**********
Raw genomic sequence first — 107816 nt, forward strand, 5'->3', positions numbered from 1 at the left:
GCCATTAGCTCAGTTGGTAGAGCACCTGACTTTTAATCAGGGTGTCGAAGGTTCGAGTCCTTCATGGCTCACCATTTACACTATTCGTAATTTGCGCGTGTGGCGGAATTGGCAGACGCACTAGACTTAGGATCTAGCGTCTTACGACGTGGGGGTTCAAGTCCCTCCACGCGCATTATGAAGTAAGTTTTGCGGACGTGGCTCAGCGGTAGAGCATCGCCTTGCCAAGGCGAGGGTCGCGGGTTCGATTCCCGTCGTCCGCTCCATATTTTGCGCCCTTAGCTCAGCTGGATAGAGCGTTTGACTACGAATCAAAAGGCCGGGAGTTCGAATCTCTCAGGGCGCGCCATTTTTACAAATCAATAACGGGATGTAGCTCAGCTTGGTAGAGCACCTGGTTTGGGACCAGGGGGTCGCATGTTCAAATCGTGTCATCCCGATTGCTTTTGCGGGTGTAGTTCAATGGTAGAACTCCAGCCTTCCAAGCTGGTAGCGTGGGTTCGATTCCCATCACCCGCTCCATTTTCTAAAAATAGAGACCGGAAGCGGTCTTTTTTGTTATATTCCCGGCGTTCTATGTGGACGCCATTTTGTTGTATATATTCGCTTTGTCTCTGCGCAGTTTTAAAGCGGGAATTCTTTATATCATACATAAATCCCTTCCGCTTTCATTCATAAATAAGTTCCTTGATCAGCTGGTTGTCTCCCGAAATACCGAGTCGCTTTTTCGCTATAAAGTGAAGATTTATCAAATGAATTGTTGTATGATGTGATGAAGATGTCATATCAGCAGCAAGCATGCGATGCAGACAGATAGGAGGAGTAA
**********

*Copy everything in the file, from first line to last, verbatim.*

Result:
Raw genomic sequence first — 107816 nt, forward strand, 5'->3', positions numbered from 1 at the left:
GCCATTAGCTCAGTTGGTAGAGCACCTGACTTTTAATCAGGGTGTCGAAGGTTCGAGTCCTTCATGGCTCACCATTTACACTATTCGTAATTTGCGCGTGTGGCGGAATTGGCAGACGCACTAGACTTAGGATCTAGCGTCTTACGACGTGGGGGTTCAAGTCCCTCCACGCGCATTATGAAGTAAGTTTTGCGGACGTGGCTCAGCGGTAGAGCATCGCCTTGCCAAGGCGAGGGTCGCGGGTTCGATTCCCGTCGTCCGCTCCATATTTTGCGCCCTTAGCTCAGCTGGATAGAGCGTTTGACTACGAATCAAAAGGCCGGGAGTTCGAATCTCTCAGGGCGCGCCATTTTTACAAATCAATAACGGGATGTAGCTCAGCTTGGTAGAGCACCTGGTTTGGGACCAGGGGGTCGCATGTTCAAATCGTGTCATCCCGATTGCTTTTGCGGGTGTAGTTCAATGGTAGAACTCCAGCCTTCCAAGCTGGTAGCGTGGGTTCGATTCCCATCACCCGCTCCATTTTCTAAAAATAGAGACCGGAAGCGGTCTTTTTTGTTATATTCCCGGCGTTCTATGTGGACGCCATTTTGTTGTATATATTCGCTTTGTCTCTGCGCAGTTTTAAAGCGGGAATTCTTTATATCATACATAAATCCCTTCCGCTTTCATTCATAAATAAGTTCCTTGATCAGCTGGTTGTCTCCCGAAATACCGAGTCGCTTTTTCGCTATAAAGTGAAGATTTATCAAATGAATTGTTGTATGATGTGATGAAGATGTCATATCAGCAGCAAGCATGCGATGCAGACAGATAGGAGGAGTAA